When Europeans set off to explore and settle the world, they met other people everywhere they went. It is probably true that nowhere did they do a really honorable job of interacting with those "new" but indigenous societies. Religion, philosophy, technology or mere convenience always seemed to persuade them of their own superiority and the need or right to impose their ways on others. From the viewpoint of their already overcrowed origins, a lot of land probably looked like it wasn't being used.
Significant numbers of Europeans, mostly British, arrived in what we now call New Zealand in the Nineteenth Century. Polynesians had come only a few hundred years before, but had taken to the place right off and definitely thought of it as their home.
The conquest of the islands was subtle. The Queen of England appointed a governor to oversee her subjects there. At about the same time a French national was making noises about proclaiming himself the ruler of the islands. It was clear to the Maori that there was no advantage to being ruled by this crazy Frenchman; the Queen was petitioned to provide protection. Before you knew it, a treaty was signed on behalf of the Crown and by a number of Maori leaders (apparently quite reluctantly by some of them) which is the charter of the country we happily visit today.
It is easy to imagine that:
Indeed the Maori leaders, invited as they were to a British home for the signing of the treaty, did what would have been natural to them: they built a ceremonial building of their own on the spot, a splendid structure which stands to this day. In the ensuing years some disillusionment occurred, and some bloodshed, and in the last part of the twentieth century there has been a cultural and political movement to reverse shabby treatment of the treaty-era Maori. See for example both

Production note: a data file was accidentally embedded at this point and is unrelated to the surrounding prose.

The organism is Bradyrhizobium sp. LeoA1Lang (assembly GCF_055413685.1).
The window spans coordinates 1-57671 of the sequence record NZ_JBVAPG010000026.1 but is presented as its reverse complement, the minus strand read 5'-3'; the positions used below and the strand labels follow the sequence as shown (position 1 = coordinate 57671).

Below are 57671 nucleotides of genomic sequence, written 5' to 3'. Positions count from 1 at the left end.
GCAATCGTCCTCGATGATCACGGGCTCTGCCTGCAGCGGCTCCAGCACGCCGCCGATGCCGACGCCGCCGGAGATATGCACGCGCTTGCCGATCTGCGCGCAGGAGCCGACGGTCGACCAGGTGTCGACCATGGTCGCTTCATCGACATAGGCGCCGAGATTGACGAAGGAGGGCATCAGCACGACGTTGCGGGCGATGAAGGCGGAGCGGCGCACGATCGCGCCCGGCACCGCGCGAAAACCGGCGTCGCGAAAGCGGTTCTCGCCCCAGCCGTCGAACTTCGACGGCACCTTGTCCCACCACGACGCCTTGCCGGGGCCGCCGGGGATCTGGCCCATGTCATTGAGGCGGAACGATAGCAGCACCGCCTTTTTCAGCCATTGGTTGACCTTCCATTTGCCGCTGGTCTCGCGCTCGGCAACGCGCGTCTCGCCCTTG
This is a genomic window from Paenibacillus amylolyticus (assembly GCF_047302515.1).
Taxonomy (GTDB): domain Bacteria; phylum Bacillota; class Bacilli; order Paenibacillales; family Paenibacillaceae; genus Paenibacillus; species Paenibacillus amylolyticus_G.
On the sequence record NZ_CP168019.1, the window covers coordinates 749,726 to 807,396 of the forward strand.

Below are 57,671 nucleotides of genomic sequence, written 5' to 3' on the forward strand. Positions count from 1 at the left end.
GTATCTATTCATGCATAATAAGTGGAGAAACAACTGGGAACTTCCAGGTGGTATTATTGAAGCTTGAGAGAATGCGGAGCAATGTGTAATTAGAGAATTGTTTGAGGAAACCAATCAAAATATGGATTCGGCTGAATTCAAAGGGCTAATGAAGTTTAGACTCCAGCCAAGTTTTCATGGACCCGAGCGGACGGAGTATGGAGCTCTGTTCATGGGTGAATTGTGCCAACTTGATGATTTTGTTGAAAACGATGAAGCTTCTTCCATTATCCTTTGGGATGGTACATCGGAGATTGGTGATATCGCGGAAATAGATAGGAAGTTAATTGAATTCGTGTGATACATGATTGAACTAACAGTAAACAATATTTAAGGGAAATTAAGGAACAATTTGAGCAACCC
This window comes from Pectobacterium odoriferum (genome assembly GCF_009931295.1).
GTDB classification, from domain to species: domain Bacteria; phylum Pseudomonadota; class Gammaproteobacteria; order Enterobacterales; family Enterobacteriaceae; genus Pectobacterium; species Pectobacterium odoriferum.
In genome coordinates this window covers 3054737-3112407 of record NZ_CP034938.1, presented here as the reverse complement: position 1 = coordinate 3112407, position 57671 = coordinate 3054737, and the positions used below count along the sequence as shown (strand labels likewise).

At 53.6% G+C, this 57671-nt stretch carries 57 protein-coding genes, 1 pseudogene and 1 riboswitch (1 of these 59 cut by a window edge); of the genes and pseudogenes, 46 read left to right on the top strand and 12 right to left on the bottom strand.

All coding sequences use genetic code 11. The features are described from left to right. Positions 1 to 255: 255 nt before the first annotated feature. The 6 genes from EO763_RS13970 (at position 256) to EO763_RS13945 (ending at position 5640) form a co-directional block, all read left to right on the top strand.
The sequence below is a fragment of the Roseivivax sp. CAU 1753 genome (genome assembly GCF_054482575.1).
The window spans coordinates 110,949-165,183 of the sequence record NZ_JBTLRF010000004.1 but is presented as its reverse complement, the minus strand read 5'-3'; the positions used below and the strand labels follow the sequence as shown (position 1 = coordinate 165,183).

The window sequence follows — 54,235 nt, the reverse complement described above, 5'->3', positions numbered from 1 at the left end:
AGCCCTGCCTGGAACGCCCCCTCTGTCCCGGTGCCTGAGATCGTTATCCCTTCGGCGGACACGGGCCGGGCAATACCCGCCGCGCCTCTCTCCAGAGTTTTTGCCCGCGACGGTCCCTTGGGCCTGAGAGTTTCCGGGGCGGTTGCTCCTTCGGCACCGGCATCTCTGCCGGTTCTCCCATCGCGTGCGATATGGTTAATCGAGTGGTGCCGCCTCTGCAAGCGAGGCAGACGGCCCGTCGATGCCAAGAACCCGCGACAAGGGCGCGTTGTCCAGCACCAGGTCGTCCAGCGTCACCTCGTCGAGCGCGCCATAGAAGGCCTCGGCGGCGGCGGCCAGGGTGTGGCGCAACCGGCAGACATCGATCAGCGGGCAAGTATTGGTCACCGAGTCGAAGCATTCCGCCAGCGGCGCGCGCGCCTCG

arena, a network that sees these events as an early example of globalization, and the newsy Aotearoa Cafe apparent successor to the old Maori Independence page.
- 1. The threat from the Frenchman was not overwhelming
- 2. The text of the treaty in English was not expressed well in Maori
- 3. The words of the treaty would later be interpreted in ways the Maori might not have been able to foresee
- 4. Discrimination would eventually occur despite anything that was or could have been said in the treaty, as immigrants altered the racial balance
- 5. It was just unlikely that two so dissimilar cultures could have seen exactly eye to eye on anything
But for all the strife that there has been or could be, there is one difference in the entire tenor of multiracial New Zealand, one feature that sets it apart from other countries where people of diverse ancestry or belief view each other with suspicion or mistrust. When Lt. Governor William Hobson accepted the Treaty of Waitangi on behalf of the Crown, he spoke not of assimilation, or protectionism, or segregation, or subjugation, or some far-off day when all could work together; he said, "He iwi kotahi tatou" -- "Now we are one people."
Saying this doesn't mean that there won't still be differences between people, just that what they have in common is more important. Saying it once isn't sufficient to erase injustice in the world, or even in a small part of it. But it seems likely to me that saying it once, and perhaps saying it often, is necessary for a nation. In this way maybe more than any other New Zealand is a model for the rest of us.